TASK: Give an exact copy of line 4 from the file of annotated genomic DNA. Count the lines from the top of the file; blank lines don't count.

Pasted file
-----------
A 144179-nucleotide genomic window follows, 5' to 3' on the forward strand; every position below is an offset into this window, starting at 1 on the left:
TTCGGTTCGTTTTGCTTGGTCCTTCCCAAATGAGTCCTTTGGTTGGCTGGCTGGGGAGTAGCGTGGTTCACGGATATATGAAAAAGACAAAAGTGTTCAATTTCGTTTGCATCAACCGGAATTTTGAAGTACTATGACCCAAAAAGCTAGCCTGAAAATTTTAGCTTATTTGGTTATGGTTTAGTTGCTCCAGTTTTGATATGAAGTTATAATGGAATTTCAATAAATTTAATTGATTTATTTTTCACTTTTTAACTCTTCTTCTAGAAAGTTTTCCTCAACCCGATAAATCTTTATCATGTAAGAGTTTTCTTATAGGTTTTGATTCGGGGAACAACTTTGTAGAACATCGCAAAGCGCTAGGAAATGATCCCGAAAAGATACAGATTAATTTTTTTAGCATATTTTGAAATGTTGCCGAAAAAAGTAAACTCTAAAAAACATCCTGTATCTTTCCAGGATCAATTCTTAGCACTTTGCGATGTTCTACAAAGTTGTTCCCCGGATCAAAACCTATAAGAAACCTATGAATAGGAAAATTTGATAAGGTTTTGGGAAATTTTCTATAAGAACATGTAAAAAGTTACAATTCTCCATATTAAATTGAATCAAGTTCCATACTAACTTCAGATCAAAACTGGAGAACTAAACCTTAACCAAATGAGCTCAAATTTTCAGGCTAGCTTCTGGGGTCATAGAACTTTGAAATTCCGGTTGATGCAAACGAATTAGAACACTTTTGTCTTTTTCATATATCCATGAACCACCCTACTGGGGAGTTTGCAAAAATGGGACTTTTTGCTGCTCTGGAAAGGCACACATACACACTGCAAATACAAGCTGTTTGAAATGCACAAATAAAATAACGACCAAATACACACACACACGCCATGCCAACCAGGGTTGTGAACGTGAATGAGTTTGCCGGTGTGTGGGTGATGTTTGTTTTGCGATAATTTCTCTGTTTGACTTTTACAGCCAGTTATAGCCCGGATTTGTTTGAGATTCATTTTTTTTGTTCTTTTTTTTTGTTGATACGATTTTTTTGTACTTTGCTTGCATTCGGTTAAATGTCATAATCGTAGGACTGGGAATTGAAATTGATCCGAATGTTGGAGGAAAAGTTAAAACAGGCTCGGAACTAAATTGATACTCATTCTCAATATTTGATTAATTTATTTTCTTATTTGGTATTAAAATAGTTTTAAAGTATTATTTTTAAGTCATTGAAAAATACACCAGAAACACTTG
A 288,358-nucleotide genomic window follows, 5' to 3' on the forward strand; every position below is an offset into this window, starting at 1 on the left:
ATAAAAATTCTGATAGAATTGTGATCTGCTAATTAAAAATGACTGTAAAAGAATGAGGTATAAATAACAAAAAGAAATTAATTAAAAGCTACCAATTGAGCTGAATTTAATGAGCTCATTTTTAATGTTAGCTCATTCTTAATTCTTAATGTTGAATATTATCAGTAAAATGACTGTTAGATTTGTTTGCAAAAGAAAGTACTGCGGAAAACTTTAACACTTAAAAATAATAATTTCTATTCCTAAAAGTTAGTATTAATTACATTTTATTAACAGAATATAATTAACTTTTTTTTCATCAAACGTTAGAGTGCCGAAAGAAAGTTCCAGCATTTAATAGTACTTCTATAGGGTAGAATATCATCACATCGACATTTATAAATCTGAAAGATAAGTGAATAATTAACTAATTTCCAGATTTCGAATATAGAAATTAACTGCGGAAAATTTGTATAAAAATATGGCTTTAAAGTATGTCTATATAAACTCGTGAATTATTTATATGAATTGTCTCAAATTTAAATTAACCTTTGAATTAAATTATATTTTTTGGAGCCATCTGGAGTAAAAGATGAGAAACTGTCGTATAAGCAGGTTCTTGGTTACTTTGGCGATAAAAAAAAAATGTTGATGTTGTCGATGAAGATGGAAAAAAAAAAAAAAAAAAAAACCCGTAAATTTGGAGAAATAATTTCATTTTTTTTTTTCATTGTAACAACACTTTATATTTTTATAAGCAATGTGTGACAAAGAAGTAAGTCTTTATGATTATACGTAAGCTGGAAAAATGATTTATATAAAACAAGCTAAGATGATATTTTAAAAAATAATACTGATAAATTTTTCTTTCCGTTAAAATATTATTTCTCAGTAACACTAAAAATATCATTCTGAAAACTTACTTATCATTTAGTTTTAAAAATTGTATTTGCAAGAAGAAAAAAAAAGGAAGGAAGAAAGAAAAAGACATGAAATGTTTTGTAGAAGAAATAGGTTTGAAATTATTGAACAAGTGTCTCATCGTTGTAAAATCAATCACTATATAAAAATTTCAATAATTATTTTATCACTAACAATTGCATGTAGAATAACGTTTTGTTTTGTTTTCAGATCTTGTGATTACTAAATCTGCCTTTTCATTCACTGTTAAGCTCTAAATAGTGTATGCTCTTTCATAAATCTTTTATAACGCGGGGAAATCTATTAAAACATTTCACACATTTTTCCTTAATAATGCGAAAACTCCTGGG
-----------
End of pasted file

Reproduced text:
ATAAAAATTCTGATAGAATTGTGATCTGCTAATTAAAAATGACTGTAAAAGAATGAGGTATAAATAACAAAAAGAAATTAATTAAAAGCTACCAATTGAGCTGAATTTAATGAGCTCATTTTTAATGTTAGCTCATTCTTAATTCTTAATGTTGAATATTATCAGTAAAATGACTGTTAGATTTGTTTGCAAAAGAAAGTACTGCGGAAAACTTTAACACTTAAAAATAATAATTTCTATTCCTAAAAGTTAGTATTAATTACATTTTATTAACAGAATATAATTAACTTTTTTTTCATCAAACGTTAGAGTGCCGAAAGAAAGTTCCAGCATTTAATAGTACTTCTATAGGGTAGAATATCATCACATCGACATTTATAAATCTGAAAGATAAGTGAATAATTAACTAATTTCCAGATTTCGAATATAGAAATTAACTGCGGAAAATTTGTATAAAAATATGGCTTTAAAGTATGTCTATATAAACTCGTGAATTATTTATATGAATTGTCTCAAATTTAAATTAACCTTTGAATTAAATTATATTTTTTGGAGCCATCTGGAGTAAAAGATGAGAAACTGTCGTATAAGCAGGTTCTTGGTTACTTTGGCGATAAAAAAAAAATGTTGATGTTGTCGATGAAGATGGAAAAAAAAAAAAAAAAAAAAACCCGTAAATTTGGAGAAATAATTTCATTTTTTTTTTTCATTGTAACAACACTTTATATTTTTATAAGCAATGTGTGACAAAGAAGTAAGTCTTTATGATTATACGTAAGCTGGAAAAATGATTTATATAAAACAAGCTAAGATGATATTTTAAAAAATAATACTGATAAATTTTTCTTTCCGTTAAAATATTATTTCTCAGTAACACTAAAAATATCATTCTGAAAACTTACTTATCATTTAGTTTTAAAAATTGTATTTGCAAGAAGAAAAAAAAAGGAAGGAAGAAAGAAAAAGACATGAAATGTTTTGTAGAAGAAATAGGTTTGAAATTATTGAACAAGTGTCTCATCGTTGTAAAATCAATCACTATATAAAAATTTCAATAATTATTTTATCACTAACAATTGCATGTAGAATAACGTTTTGTTTTGTTTTCAGATCTTGTGATTACTAAATCTGCCTTTTCATTCACTGTTAAGCTCTAAATAGTGTATGCTCTTTCATAAATCTTTTATAACGCGGGGAAATCTATTAAAACATTTCACACATTTTTCCTTAATAATGCGAAAACTCCTGGG